Shed antler hunting is one of the fastest growing outdoor activities, but don’t spend your time in the winter and early spring woods with a single focus. Combine your shed antler hunts with scouting for turkeys and whitetails.
Most of you have a property you use for multiple hunting pursuits. Scouting throughout the seasons can reveal additional information to boost overall success. Whitetails begin dropping antlers soon after the first of the year although the majority drop in February and March across most of the country’s whitetail zone. That time period is perfect for getting the jump on early-spring turkey patterns for seasons that oftentimes open in April. But is it too early for scouting whitetails?
Your shed antler hunt is already a bonus for scouting whitetails. It gives you direct evidence an individual buck is alive with an antler discovery. But your intrusion in the world of a whitetail needs to have a broader perspective. Stay alert for three main clues that can provide you with a head start to a new fall ambush location. Look for the trails with the highest traffic. Note any rub lines with significant activity. Finally, pay attention to the ground for scrapes, particularly those larger than a garbage-can lid in diameter.
In snow country look for those trails that are packed with an icy look from extensive travel use. In snowless terrain look for the muddiest packed trails. Like interstate highways, some trails see heavy, year-round traffic. When examining trailside rubs note any that appear fresh with sap still present. Scrapes from the previous fall will also be void of leaves and you still should be able to see hoof marks if they were used during the rut. Note all of these on a hunting app for later stand placement options.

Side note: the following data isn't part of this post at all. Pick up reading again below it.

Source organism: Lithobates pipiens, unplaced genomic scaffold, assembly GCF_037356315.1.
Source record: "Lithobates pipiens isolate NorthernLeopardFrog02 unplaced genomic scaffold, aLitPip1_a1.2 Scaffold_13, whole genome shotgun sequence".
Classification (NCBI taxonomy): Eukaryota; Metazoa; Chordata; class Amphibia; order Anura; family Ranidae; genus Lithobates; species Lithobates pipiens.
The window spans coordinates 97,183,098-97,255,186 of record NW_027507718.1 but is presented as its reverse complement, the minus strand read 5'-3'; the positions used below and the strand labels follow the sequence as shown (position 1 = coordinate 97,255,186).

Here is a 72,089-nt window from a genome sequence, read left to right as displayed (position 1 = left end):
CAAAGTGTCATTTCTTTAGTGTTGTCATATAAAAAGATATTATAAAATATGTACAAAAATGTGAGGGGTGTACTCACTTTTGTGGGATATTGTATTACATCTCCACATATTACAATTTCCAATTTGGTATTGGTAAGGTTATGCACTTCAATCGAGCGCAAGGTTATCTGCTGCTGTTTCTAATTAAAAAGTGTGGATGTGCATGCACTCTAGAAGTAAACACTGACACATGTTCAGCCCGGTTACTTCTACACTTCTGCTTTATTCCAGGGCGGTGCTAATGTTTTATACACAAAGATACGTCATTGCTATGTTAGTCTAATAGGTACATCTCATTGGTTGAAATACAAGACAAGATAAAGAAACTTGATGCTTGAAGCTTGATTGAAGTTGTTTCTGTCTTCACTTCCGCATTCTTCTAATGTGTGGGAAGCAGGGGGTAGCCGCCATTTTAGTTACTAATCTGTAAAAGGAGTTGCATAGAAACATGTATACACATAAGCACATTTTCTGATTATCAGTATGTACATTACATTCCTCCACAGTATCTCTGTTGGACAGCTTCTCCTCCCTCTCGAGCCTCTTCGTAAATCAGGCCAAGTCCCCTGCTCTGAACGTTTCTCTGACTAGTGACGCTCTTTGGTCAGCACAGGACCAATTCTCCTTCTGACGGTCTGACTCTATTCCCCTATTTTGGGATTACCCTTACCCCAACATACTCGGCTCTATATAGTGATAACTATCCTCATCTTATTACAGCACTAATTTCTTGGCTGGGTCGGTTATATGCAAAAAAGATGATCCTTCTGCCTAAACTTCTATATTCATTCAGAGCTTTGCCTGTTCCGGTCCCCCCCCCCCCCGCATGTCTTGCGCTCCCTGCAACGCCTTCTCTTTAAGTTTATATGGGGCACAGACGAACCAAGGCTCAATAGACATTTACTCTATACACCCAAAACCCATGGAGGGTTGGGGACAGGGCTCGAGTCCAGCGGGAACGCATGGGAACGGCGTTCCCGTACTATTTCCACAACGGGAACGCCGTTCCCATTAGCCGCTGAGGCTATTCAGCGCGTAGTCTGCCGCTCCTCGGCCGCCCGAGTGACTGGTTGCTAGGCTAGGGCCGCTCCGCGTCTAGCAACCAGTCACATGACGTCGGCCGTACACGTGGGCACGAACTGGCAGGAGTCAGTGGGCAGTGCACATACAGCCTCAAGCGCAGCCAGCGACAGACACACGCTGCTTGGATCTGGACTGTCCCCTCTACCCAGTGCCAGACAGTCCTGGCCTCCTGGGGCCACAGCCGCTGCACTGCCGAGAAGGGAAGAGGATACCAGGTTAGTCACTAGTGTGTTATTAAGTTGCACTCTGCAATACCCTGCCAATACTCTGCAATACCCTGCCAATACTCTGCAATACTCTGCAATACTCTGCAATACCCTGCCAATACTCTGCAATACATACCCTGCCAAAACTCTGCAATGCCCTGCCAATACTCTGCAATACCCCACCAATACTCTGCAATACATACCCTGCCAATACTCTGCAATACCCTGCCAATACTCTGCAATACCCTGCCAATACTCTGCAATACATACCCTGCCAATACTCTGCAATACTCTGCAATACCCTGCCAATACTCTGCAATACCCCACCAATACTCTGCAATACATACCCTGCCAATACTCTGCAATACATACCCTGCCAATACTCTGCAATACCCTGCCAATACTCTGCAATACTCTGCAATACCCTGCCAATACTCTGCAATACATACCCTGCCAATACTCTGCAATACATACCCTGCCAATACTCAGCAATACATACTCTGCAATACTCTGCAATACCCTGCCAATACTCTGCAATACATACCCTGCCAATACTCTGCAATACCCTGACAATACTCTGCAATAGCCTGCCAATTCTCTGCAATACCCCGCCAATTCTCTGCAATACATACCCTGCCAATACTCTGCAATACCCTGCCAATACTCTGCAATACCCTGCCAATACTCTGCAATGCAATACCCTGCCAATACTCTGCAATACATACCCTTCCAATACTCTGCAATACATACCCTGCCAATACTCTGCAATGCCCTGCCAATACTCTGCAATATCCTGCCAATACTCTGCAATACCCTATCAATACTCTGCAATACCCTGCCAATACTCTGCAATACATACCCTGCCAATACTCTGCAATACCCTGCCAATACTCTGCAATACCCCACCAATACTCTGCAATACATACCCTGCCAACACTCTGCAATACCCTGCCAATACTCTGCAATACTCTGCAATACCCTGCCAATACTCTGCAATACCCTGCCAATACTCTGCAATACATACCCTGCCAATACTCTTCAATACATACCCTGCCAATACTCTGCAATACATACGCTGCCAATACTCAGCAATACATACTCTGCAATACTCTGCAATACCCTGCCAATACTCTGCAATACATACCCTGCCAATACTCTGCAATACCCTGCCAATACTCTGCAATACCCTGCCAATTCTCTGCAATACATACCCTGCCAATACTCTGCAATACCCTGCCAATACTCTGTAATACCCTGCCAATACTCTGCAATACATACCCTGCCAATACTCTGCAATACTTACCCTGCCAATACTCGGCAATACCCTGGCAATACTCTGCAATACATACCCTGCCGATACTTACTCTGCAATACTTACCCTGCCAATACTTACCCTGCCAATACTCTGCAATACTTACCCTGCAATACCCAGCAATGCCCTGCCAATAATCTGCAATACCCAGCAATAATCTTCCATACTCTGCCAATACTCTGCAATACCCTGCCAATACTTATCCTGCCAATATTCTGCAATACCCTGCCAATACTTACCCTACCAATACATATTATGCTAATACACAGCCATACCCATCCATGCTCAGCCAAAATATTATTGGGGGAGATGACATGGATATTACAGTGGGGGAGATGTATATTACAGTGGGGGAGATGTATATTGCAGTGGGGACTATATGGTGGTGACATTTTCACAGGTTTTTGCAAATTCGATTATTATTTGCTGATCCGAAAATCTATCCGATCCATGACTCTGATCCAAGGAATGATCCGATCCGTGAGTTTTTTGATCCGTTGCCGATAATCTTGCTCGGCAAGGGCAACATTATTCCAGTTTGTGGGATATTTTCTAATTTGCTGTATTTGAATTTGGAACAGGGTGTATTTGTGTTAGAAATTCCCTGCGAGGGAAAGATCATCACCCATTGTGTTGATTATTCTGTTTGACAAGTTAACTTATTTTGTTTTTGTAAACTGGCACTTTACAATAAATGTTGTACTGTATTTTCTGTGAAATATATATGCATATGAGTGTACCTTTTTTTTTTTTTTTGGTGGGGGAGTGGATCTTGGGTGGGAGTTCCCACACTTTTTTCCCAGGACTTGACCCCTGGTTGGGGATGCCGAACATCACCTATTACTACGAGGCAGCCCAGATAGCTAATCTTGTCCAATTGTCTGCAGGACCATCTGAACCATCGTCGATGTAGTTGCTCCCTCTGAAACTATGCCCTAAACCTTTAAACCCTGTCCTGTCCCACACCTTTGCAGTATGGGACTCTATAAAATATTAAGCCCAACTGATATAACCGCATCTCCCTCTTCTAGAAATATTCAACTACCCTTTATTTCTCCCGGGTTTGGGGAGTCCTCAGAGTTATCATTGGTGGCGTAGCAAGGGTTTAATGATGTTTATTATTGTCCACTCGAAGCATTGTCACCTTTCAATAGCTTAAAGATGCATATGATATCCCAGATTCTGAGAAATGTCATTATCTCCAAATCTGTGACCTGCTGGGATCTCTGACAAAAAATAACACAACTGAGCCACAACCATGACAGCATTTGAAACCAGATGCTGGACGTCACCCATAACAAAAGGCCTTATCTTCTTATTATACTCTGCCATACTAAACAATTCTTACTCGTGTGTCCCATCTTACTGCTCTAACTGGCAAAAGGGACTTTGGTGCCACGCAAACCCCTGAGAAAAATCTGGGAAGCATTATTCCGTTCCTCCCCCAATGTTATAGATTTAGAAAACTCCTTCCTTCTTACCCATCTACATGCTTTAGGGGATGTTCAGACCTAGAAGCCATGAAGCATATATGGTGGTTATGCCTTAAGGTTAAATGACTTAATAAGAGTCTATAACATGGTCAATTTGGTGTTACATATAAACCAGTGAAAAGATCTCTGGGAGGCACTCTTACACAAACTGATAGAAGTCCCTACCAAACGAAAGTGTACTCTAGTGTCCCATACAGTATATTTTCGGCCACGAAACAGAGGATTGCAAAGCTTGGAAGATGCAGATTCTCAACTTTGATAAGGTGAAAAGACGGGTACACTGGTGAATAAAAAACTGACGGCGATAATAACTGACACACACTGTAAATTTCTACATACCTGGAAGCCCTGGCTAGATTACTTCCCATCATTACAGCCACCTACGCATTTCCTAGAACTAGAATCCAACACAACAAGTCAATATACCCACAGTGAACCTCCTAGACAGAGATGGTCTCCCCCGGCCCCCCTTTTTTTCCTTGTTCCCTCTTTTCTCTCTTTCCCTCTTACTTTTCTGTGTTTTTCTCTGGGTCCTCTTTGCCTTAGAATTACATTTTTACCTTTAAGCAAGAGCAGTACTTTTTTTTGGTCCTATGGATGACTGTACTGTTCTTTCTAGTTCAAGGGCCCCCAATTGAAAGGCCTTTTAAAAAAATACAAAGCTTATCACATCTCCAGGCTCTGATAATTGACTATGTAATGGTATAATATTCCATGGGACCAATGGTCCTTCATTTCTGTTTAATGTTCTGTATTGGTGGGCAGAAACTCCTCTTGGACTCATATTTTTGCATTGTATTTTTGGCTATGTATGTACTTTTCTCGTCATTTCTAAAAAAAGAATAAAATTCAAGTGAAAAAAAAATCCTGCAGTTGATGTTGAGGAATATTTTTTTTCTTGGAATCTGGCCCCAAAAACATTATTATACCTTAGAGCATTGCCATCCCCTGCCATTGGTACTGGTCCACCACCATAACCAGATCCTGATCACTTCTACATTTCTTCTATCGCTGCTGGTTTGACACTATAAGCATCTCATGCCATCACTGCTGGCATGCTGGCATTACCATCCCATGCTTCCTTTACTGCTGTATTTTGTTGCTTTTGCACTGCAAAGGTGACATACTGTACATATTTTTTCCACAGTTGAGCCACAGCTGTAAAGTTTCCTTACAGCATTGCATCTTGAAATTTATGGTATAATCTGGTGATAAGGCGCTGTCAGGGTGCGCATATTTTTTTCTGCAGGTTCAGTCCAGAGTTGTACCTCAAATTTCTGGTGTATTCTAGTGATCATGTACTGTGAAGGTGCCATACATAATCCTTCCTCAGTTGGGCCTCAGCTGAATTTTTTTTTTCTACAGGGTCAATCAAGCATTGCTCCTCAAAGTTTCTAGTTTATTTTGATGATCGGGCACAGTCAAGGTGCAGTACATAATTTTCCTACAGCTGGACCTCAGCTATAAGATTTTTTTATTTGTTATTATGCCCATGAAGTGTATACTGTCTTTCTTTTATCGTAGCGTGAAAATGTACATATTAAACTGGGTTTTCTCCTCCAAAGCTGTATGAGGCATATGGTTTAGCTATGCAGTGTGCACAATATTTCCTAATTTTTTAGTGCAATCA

A bonus for you is to peek into bedrooms. You could find a shed antler in the beds, plus you can pinpoint the trails with the heaviest use to any bedroom refuge. Those trails with numerous scrapes and rubs indicate bucks were attracted to the thoroughfare.
For a turkey scouting boost you should think opening day. Turkeys flock up in winter. As seasons transition from winter to spring toms will be rejoining flocks of hens. They will still be on the prowl for food since spring isn’t in full bloom and some northern regions may still have snow.
Log food preferences, travel patterns and where turkeys prefer to loaf at various points during the day. Patterns will begin to fluctuate as the days lengthen and temperatures warm, but it’s likely a few birds, if not the entire flock, will adhere to an old pattern for an opening-day ambush. If the turkeys are using a traditional roost keep an eye on it as it could be your starting point to success. You may even wish to stake a blind early so turkeys become accustomed to it. When you can’t monitor flocks firsthand place a couple of trail cameras at traditional fly down locations and along feeding fields to confirm turkey continuity at a location.
The excitement of spying a freshly shed whitetail antler glimmering in a glade is reason enough to get out of the house after a long winter. Widen your scope of vision though to increase your success during the upcoming spring turkey season and for fall whitetail hunts.